When it comes to discussing U.S. dollar forex action, Fed interest rate hike expectations are right at the top of the list of potential trend drivers. Now FOMC officials have been giving mixed signals about their monetary policy plans lately so let’s just take a look at the recent economic data ourselves to figure out when the Fed might start tightening.
Remember that dismal beyond dismal March NFP report that led most forex traders to throw their June Fed rate hike forecasts out the window? Well, market watchers had been hopeful that the April jobs report would show a hiring rebound strong enough to put the U.S. economy back on its streak of better-than-expected employment gains.
Did the NFP report show an improvement for April? Yes. Was it enough to coax the Fed hawks and dollar bulls out of hiding? Not really.
While the actual reading came closely in line with expectations with above-average hiring gains of 223K and was enough to bring the jobless rate down from 5.5% to 5.4%, negative revisions to previous data and bleak wage growth figures indicated that the jobs market isn’t completely back on its feet yet. To top it off, leading employment indicators hint of further weakness, as the Challenger job cuts reading surged to a three-year high of 52.8% in April while JOLTS job openings slipped from 5.14M to 4.99M.
With this not-so-upbeat jobs picture, it’s no surprise that consumer spending figures have also failed to impress. Come to think of it, if you’re not very confident about your employment prospects or if you’re worried that you could lose your job at some point, you’d be a bit more frugal with your spending habits, right?
For the month of April, headline retail sales stayed flat instead of showing the projected 0.3% increase while core retail sales posted a mere 0.1% uptick versus the estimated 0.4% gain. Components of the report revealed that purchases of motor vehicles, furniture, and electronics slumped during the month, as Americans held back their purchases of big-ticket items then.
On a more upbeat note, the previous month’s report showed significant upgrades. The March headline retail sales figure was revised to show a 1.1% increase from the initially reported 0.9% rise while the core retail sales reading was upgraded from 0.4% to 0.7%. This suggests that the cold weather conditions during that month didn’t freeze spending as much as previously indicated.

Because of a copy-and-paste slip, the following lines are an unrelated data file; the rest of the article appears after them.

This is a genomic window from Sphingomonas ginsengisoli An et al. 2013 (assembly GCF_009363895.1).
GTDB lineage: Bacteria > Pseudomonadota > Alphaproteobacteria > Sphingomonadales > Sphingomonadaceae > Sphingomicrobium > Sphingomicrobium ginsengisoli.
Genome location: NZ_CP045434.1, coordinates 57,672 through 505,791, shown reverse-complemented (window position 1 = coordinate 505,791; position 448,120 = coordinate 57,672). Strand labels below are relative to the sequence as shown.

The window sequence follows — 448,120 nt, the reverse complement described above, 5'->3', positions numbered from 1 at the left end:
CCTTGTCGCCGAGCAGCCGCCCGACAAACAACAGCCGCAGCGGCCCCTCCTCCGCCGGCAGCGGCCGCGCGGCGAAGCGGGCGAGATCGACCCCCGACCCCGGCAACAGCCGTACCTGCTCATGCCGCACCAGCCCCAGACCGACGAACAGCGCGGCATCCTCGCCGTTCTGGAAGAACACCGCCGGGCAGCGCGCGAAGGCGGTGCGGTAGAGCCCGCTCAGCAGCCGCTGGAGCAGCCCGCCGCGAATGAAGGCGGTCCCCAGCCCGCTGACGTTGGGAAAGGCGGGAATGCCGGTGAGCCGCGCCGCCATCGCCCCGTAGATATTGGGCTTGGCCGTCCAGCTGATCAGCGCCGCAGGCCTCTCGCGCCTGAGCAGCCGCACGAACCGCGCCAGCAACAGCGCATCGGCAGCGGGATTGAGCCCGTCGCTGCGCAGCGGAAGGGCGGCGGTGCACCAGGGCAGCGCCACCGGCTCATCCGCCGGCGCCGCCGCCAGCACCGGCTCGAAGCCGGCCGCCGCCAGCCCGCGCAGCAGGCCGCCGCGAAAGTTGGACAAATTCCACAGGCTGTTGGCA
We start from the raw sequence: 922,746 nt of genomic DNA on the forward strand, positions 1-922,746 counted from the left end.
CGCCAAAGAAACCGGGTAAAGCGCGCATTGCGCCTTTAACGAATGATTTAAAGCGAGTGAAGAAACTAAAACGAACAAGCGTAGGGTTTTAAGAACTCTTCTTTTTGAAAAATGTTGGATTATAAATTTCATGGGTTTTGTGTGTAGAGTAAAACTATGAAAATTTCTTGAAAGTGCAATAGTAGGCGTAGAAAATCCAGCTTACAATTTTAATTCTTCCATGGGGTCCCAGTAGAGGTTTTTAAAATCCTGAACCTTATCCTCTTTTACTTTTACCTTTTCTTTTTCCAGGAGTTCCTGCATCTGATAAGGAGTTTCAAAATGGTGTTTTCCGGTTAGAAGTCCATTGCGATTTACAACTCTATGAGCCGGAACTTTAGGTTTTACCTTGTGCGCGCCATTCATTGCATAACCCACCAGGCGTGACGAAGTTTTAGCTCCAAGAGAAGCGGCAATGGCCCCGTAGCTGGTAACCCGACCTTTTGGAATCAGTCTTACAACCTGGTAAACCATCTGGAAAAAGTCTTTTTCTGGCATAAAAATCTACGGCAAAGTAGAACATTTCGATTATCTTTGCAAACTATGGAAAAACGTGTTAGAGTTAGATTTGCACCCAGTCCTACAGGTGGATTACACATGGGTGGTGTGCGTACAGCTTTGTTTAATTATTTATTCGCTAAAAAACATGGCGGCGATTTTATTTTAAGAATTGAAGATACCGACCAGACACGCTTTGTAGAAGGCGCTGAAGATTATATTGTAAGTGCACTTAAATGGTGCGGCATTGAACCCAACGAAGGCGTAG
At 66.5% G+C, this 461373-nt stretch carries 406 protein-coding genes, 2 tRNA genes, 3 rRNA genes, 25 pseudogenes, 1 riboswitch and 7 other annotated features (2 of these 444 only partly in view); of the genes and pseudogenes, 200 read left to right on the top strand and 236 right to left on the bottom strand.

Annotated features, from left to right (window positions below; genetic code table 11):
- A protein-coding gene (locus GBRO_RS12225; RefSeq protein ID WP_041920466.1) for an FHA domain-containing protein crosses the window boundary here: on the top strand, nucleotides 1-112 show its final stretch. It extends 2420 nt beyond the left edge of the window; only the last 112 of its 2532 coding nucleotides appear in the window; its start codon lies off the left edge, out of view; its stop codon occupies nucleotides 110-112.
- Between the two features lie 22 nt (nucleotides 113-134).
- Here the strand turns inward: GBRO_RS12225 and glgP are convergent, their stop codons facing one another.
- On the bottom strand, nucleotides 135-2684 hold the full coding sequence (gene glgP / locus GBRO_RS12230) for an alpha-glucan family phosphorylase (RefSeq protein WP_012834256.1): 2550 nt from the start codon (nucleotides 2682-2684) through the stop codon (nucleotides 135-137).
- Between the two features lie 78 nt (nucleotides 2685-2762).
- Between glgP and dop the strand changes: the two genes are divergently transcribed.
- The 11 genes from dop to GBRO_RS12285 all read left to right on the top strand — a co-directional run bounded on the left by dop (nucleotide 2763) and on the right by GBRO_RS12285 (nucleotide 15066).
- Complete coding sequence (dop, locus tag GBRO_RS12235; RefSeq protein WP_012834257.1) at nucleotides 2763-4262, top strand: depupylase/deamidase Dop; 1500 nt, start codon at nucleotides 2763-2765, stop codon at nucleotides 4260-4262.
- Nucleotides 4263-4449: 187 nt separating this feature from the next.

On a larger scale, business activity saw a few green shoots, as the pickup was mostly led by the services sector. According to the ISM survey for April, the non-manufacturing PMI jumped from 56.5 to 57.8, reflecting a strong expansion in the industry. This is a pretty huge deal since the services industry contributes close to 90% of overall economic growth, comprising various sub-sectors such as healthcare, utilities, retailing, construction and agriculture.
Meanwhile, the manufacturing PMI component of the April ISM report was unchanged at 51.5, reflecting a steady pace of expansion in the industry. Underlying data for orders and production showed modest gains, confirming that the manufacturing sector is still struggling to gain traction while facing headwinds from international demand. This is also reflected in the latest trade balance, which indicated a larger-than-expected deficit of 51.4 billion USD due to the 7.7% jump in imports against the bleak 0.9% uptick in exports.
Ahh, inflation, the pain in the neck for most economies for the past few months. It appears that the U.S. economy still has a long way to go when it comes to recovering from the commodity price slide and its nasty aftermath on overall price levels, as the latest PPI reports churned out disappointing figures. Headline producer prices dropped by 0.4% in April versus expectations of a 0.1% uptick while the core PPI showed a 0.2% dip, suggesting that consumer prices could still be facing downside pressure.
Among the major economic reports covered in this roundup, this is probably the biggest factor preventing Fed head Yellen and her gang of policymakers from taking a more hawkish stance. Recall that Yellen specified that they would consider tightening monetary policy only if they are reasonably confident that inflation is on track to reaching their 2% target.
The core PCE price index, which is rumored to be the Fed’s preferred inflation measure, churned out a bleak 0.1% uptick for March and currently stands at an annualized 1.79%. Some say that this is already within striking distance of the 2% inflation goal while others think that it could take at least a year to get there, given the slowing momentum in the U.S. economic recovery. Are you counting on the Fed to hike rates in June or is September a more likely bet?